#filter #hash #quotient


A quotient filter implementation

8 releases

0.2.3 Dec 11, 2022
0.2.2 Dec 7, 2022
0.2.1 Nov 30, 2022
0.1.3 Nov 25, 2022

#459 in Algorithms

MIT license


Quotient Filter

A quotient filter is a space-efficient probabilistic data structure used for set membership queries. It works by dividing the hash values of the items in the set into "buckets" based on their quotient when divided by the filter's size. This allows the filter to store a large number of items using relatively little memory, while still providing a fast way to check whether a given item is in the set. Quotient filters are often used in applications where memory is a limiting factor, such as in-memory databases and real-time streaming systems.

The implemantation is based on the book named Algorithms and Data Structures for Massive Datasets.


To use this crate, simply add the following string to your Cargo.toml:

quotient-filter = "0.2.3"
    // there is QuotientFilter32 and QuotientFilter16 as well
    // let mut filter = QuotientFilter16::new(5).unwrap();
    // let mut filter = QuotientFilter32::new(5).unwrap();
    // The input (here 5) means the table size will be 2^5 and 5 bits will be used for indexing.
    let mut filter = QuotientFilter::new(5).unwrap();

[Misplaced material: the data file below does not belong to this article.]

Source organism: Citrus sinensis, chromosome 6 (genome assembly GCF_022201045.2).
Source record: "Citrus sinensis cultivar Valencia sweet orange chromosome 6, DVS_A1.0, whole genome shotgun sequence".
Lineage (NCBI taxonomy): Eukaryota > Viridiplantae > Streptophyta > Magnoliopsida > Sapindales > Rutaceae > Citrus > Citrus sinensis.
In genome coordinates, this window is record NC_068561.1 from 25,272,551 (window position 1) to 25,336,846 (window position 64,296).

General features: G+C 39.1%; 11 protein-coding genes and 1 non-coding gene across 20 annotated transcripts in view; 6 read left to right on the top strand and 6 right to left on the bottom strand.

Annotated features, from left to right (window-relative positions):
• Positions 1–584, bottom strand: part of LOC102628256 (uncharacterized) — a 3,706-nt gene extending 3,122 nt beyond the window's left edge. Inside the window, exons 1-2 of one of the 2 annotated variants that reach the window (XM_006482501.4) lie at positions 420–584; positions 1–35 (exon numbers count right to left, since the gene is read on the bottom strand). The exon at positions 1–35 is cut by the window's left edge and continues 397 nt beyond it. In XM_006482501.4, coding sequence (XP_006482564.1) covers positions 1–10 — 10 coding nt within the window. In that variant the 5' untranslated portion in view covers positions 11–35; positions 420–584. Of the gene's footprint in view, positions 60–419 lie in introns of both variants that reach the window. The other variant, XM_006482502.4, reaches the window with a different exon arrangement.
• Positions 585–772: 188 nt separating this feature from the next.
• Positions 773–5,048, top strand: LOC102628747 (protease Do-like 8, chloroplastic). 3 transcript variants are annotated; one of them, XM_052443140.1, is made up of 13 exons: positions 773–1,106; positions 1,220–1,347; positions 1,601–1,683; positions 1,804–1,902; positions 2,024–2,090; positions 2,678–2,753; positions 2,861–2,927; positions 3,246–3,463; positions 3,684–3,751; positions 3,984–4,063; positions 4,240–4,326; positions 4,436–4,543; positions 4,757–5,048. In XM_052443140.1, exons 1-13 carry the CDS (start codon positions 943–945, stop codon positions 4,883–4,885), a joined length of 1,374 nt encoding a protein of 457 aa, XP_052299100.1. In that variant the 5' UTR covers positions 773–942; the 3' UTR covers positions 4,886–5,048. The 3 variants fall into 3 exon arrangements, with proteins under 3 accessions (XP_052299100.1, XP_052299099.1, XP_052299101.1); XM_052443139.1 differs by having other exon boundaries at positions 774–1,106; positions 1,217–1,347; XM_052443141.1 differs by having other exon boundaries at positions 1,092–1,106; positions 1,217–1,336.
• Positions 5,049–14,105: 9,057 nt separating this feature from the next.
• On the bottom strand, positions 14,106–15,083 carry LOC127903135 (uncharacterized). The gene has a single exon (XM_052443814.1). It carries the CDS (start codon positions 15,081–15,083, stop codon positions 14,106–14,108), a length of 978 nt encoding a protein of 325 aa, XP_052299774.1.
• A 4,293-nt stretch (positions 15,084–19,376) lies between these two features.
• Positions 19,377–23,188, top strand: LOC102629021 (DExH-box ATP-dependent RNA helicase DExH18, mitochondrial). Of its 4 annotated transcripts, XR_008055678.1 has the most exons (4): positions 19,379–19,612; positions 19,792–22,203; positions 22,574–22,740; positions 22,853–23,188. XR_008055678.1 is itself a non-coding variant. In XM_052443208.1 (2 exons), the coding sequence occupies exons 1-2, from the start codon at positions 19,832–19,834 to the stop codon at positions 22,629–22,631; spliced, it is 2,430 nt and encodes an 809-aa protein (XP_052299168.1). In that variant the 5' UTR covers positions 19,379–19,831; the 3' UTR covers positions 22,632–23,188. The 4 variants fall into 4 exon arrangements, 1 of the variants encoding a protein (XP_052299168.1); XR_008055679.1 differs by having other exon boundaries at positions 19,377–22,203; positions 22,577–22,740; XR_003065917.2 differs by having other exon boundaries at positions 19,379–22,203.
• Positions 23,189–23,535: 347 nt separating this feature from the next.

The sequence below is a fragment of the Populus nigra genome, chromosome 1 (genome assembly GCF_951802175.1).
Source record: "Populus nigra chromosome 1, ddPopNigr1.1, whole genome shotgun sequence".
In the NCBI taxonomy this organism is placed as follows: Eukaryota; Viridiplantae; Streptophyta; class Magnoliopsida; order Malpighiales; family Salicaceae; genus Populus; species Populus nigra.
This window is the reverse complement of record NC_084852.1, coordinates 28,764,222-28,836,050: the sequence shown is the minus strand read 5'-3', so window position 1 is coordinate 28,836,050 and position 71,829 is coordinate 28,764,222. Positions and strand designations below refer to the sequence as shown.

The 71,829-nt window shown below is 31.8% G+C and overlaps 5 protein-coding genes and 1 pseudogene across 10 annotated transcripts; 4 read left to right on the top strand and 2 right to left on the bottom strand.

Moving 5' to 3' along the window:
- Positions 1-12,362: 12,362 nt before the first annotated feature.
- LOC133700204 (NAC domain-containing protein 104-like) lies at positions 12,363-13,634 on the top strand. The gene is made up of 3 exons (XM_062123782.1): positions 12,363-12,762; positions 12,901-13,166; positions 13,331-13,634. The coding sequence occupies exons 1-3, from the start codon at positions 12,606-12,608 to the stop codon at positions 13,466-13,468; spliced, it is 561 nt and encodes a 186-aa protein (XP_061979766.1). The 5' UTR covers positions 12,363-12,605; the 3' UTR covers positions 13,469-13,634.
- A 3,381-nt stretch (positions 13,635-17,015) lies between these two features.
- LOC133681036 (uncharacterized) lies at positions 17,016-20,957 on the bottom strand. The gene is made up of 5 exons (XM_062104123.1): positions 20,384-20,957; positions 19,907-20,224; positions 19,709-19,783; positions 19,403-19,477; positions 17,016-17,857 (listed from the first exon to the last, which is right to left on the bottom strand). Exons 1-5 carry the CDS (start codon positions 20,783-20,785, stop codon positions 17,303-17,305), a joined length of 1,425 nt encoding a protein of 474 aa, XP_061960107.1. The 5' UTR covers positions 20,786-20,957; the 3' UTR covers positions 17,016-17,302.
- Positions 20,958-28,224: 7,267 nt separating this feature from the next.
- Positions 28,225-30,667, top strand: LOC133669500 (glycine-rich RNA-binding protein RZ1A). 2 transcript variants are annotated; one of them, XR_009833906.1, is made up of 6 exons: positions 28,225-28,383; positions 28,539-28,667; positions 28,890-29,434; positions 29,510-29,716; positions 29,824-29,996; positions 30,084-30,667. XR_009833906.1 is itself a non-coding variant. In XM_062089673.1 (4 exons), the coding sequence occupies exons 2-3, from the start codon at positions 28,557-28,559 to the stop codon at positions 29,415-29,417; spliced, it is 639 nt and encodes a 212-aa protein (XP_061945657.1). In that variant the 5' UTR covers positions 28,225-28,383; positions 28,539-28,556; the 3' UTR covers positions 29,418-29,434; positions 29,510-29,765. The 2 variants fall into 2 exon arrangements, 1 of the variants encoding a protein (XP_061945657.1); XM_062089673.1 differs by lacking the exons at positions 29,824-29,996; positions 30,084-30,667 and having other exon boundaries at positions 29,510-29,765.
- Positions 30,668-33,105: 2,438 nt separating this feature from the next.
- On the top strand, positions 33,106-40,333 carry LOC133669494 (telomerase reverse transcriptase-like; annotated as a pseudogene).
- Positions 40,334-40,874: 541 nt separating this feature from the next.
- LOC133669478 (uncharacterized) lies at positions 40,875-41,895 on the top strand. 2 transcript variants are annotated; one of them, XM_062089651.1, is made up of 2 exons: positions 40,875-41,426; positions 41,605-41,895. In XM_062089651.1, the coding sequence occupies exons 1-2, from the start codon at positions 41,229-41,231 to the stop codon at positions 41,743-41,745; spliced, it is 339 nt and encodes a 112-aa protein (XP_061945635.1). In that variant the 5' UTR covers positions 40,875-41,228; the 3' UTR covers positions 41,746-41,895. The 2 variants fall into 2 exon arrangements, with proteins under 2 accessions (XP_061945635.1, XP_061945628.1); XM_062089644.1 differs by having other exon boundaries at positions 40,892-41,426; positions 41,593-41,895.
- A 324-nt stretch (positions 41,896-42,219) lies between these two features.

// if method names end with 'value', it uses fnv1a as default
    let idx = filter.insert_value(&1_u8.to_be_bytes()).unwrap(); // returns Result<location of insert>
    // if you want to use something else than fnv1a
    let your_hash_result = your_hash_function(&1_u8.to_be_bytes());
    let idx2 = filter.insert(your_hash_result);

Supports insertion, deletion, lookup, merging and resizing.


Under extra module, u32 and u16 versions exists, they might be better decisions while using. The quotient filter is essentially a wrapper around vector of remainder(u64, u32 or u16) and a metadata(u8). While initializing we provide the size. However, it's able to resize its size and merge with others.

A lot of bitwise operations happens under the hood. For instance, you initialize QuotientFilter32 with the quotient size 4. It uses left-most 4 bits for indexing(not saved anywhere), and the rest 28 bits are being saved to the table with the metadata. Using metadata you're able to do other operations, you can even bring back original u32 fingerprint, even though 4 bits weren't saved. Resize and merging work through by bit stealing. We steal one bit from remainder, so quotient size becomes 5 bit, remainder size 27 bit, and the table size 2^5 which is double of previous.


~24K SLoC